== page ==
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Discussion in 'Tarantula Questions & Discussions' started by davidkappelt, Mar 3, 2006.

  1. davidkappelt

    davidkappelt Arachnosquire Old Timer

    I was wondering if someone could give me any information on putting leaves on top of the substrate for burrowing species... Will the incorporate this into the external or internal structure of there burrow? Also, what leaves if any are good to use?
  2. Thoth

    Thoth Arachnoprince Old Timer

    Use oak leaves they tend to bit more resistant to breaking down than other species. They probably will not actively incorporate the leaves in their burrows. Depending on the species some may just hide under the leaves as opposed to digging full burrows. Personally I don't use any leaves in any of t enclosures.
    Last edited: Mar 3, 2006
  3. davidkappelt

    davidkappelt Arachnosquire Old Timer

    How do u know they won't use them?
  4. RD1101

    RD1101 Arachnopeon


    I tried to use leaves one time ( I do not know what kind of leaves) and becasue of the humidity in the tank the leaves tended to get moldy, even dead leaves. And to answer your question some of m T's did use the leaves for their burrow.
    Last edited: Mar 3, 2006
  5. TheNatural

    TheNatural Arachnoprince Old Timer

    Correct, actually only the dead leaves tend to get moldy, as they are decomposing.

    Depending on the specie, it can use leaves, dirt, earth and other things to "cover" its web , in the other hand there are other species that will web everything (like Pt.murinus).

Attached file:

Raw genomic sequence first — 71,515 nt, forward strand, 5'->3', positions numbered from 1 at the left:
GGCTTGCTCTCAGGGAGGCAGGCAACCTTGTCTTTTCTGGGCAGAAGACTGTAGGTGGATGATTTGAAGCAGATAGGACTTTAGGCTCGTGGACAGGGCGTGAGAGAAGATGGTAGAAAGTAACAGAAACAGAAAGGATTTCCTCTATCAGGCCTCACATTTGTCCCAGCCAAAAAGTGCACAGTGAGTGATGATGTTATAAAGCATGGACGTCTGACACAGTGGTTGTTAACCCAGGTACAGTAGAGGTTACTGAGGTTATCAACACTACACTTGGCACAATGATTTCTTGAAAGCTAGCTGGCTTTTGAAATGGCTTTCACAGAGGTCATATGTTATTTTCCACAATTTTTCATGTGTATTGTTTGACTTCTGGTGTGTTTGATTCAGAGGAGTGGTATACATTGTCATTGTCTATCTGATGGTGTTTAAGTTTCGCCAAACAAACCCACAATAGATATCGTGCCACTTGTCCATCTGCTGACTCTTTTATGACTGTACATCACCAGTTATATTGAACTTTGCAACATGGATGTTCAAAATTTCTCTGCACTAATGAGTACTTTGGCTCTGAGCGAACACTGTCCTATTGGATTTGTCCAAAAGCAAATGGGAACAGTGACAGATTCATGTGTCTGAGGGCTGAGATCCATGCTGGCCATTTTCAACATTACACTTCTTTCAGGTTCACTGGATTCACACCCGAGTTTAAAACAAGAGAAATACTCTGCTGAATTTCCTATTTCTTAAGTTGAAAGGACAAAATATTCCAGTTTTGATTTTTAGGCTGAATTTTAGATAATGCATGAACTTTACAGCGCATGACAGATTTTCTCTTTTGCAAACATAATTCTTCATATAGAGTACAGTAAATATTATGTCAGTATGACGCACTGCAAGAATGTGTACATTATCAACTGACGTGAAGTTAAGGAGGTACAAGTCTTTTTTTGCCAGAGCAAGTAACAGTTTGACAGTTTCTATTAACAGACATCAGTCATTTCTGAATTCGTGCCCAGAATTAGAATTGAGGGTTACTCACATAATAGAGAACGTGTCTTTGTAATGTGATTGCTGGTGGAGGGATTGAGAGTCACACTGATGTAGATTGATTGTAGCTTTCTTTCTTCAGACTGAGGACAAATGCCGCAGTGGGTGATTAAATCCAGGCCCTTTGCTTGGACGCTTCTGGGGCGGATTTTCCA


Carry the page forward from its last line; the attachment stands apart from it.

6. davidkappelt

    davidkappelt Arachnosquire Old Timer

    So forget about leaves?
  7. eman

    eman Arachnobaron Old Timer

    I have used dried leaves for years and have found that ts actually do use them quite a bit... they will efficiently use them to help construct their burrow, burrow entrance or simply to plug it up. Also, I find they help give a more naturalistic look to the tank setup. The whole fake plant concept really doesn't do it for me - neither for the spider IMO.

    I also like the fact that the leaves slowly decompose into the soil... this means that the soil is "healthy", i.e. not stale or moldy. This only works with well ventilated tanks and natural soil mixtures however (not peat moss or coco fiber). I have used the leaves of many different treas, including maple, walnut, aspen, banana, ficus, etc. All with excellent sucess. They also help keep the humidity up in ventilated setups.

    Here's a picture of one of my setups - it's not the best because I usually use bark in lieu of clay pots but you get the idea http://www.arachnoboards.com/ab/attachment.php?attachmentid=45619&d=1129343882

    Last edited: Mar 3, 2006
  8. davidkappelt

    davidkappelt Arachnosquire Old Timer

    I guess I can try it out... The worst that can happen is they mold and I take them out.

    Nice picture BTW :)
  9. eman

    eman Arachnobaron Old Timer

    Exactly... again, they shouldn't mold if you allow for plenty of ventilation and a healthy substrate which slowly decomposes them.

    Thanks - female Pamphobeteus fortis.
  10. common spider

    common spider Arachnobaron Old Timer

    Oak leafs are the only ones that I know of that don't brake down so fast and cause mold but after sometime they will I have used them with my small T's only to have to clean the jars out becuase the mold formed on the leafs.
  11. Worms

    How bout using earth worms in the substrate to help decompose the leaves? then you can plant some grass too. make it more like the wild. unless you have a desert species then leaves and earthworms probably wouldn't be around
  12. CedrikG

    CedrikG Arachnoking Old Timer

    Thx for the info Eman, thats exactly what I tought ... im gona start using them in some species tank